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HR needs to get more data from homeworking employees: Q&A with Dorothy Yiu, co-founder and COO of EngageRocket

EngageRocket helps organizations to make better people decisions using real-time analytics.

During the financial crisis of 2008, it was the head of finance who made or broke a company. At the turn of the decade, a new corporate hero is needed to carry us through the fires of a global pandemic—and that could be the chief human resources officer (CHRO).

The coronavirus has thrust CHROs into the spotlight. More than ever do firms need “people analytics” to shoulder the burden of tough decisions: How to maintain morale? How to support employees working from home? How to keep them mentally resilient and healthy? Should we lay off workers? When and how? Organizations that are advanced in using data to make plans, analyze and monitor the workforce have 56% higher profit margins than the less advanced, studies have found.

KrASIA recently spoke to Dorothy Yiu, co-founder and chief operating officer of HR tech startup EngageRocket, to find out more about the future of work, building a culture of collaboration virtually, and how HR can be a true people’s champion in the pandemic. EngageRocket, which helps organizations make better people decisions with real-time analytics, was co-founded by Dorothy Yiu and Leong Chee Tung in 2016. Today the company counts Rakuten, Tokopedia, Mizuho, Mediacorp, NTUC Health, and Sephora among its clients.

KrASIA (Kr): Have traditional industries started to consider people analytics because of challenges brought by COVID-19? How do you think COVID-19 will reshape how people view HR? 

Dorothy Yiu (DY): The speed and magnitude of change that COVID-19 has brought to your way of work has definitely accelerated the awareness of the importance of people analytics across all industries, regardless if they are traditional or not.

In fact, we launched a nationwide “People Continuity Package” within a week of Singapore’s circuit breaker to help augment business continuity plans and ensure that leaders have a solid, data-driven roadmap to improve their employees’ well-being and productivity in the current crisis and beyond.  We received interest from a few hundred companies across all industries and sizes in just the first few days. To date, we have analyzed about 310,000 responses from 12,000 respondents to get a pulse on Singapore’s workforce during COVID-19.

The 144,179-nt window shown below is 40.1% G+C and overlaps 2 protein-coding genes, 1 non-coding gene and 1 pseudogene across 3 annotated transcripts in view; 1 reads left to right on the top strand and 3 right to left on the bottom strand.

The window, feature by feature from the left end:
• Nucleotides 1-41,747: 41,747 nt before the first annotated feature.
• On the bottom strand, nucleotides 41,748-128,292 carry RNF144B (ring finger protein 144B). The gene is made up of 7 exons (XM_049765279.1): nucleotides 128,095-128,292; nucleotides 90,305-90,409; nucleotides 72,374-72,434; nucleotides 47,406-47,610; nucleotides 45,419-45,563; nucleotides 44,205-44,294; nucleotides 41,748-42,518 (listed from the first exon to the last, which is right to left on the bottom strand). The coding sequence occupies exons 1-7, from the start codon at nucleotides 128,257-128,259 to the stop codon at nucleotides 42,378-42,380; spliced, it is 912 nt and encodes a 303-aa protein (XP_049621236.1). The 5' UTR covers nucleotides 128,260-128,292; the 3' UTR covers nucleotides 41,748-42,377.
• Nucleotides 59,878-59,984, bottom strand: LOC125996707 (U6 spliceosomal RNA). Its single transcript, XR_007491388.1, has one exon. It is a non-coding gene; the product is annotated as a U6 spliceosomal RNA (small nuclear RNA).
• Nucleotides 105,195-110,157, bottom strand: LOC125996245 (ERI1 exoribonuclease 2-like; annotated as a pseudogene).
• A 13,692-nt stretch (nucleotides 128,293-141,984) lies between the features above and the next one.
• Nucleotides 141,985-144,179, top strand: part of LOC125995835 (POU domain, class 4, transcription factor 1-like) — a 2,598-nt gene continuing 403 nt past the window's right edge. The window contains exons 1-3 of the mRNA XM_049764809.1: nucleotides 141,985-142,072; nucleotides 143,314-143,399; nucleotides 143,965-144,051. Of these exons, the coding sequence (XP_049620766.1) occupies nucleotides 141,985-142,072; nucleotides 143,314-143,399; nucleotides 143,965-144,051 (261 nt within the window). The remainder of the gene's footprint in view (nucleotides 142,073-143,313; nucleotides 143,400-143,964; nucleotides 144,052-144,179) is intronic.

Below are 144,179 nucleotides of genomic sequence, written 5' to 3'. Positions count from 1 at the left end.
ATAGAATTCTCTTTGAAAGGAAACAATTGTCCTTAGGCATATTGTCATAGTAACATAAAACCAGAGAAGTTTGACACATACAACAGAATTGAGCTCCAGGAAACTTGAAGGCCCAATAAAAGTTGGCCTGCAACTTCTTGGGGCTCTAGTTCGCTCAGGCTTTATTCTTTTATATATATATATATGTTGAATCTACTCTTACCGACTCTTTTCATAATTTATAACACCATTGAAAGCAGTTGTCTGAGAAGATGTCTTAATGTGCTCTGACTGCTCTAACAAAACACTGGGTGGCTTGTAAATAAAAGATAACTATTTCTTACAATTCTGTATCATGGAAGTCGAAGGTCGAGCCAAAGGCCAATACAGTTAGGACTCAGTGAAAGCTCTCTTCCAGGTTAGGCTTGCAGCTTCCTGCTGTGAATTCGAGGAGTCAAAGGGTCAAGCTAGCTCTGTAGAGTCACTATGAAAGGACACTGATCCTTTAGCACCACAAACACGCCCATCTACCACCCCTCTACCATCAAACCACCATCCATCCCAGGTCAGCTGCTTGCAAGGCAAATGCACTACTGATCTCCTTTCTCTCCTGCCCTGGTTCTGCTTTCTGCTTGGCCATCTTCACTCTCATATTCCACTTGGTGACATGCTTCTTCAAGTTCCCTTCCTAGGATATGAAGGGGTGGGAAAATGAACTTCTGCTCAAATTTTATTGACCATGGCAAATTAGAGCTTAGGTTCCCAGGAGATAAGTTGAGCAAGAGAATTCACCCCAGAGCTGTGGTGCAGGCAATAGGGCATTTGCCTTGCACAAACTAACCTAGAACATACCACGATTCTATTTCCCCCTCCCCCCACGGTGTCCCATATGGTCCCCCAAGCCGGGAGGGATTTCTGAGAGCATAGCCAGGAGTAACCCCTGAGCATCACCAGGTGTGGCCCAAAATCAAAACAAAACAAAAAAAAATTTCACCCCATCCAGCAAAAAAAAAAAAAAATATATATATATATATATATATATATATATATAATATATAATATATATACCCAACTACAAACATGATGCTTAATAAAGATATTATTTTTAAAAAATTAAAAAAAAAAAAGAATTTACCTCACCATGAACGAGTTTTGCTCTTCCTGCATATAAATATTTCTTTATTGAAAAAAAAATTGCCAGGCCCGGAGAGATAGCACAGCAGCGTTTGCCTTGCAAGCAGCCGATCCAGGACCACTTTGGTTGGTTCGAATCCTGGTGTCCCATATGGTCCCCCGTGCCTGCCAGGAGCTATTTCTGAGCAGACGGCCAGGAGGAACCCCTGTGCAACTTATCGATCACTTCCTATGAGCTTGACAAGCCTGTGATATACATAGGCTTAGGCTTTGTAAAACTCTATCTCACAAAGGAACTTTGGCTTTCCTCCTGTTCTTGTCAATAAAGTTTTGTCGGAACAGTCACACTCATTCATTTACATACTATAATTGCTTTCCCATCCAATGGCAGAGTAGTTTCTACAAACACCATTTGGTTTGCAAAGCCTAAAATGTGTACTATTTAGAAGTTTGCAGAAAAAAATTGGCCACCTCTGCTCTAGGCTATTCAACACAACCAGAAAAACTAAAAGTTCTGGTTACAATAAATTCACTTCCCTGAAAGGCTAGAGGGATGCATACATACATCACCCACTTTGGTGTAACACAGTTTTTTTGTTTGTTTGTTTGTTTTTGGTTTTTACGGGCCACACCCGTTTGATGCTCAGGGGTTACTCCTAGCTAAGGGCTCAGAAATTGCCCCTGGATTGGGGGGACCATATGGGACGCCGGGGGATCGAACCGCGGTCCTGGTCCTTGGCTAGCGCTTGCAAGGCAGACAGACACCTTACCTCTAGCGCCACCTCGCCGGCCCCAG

The interest in our package has demonstrated the level of urgency companies are now placing on tracking employee’s experience and sentiment that we have not seen previously. This is an important turning point for many organizations who may have previously neglected the importance of collecting relevant and timely data on their employees, and will help them plan appropriately and react to change.

Kr: Let’s talk about your survey. I found this very interesting: 21% of tech employees would like to continue working from home on a full-time basis, while 88% would like to work at least half of the time from home in the future. These tech employees seem to see gains in productivity. Do you think this is the end of fancy offices with perks such as in-house coffee bars, Instagrammable lounges, and free food? 

DY: Fancy offices, in-house coffee bars and WFH arrangements all service the same purpose of talent attraction, engagement, and retention. The experience of COVID-19 disrupting work has led organizations to rethink how to provide new benefits that will best serve this same purpose.

Our study has uncovered that one of the top three challenges faced by employees during the circuit breaker is the lack of resources and tools. Some of the old perks, like free gourmet cafeteria food on-site, may not make as much sense moving forward than providing better laptops and monitors, stronger internet connections, and equipment for audio and visual web-conferencing.

EngageRocket’s survey results.

Our study reveals that more than 80% of Singapore’s workforce wishes to continue working from home at least 50% of the time after the circuit breaker has ended. This opens up opportunities for companies to expand remote hiring, leading to further rental cost savings, and greater exposure to a larger and diverse talent pool. As such, we encourage employers to rethink their people strategies in line with the changes experienced by their workforce.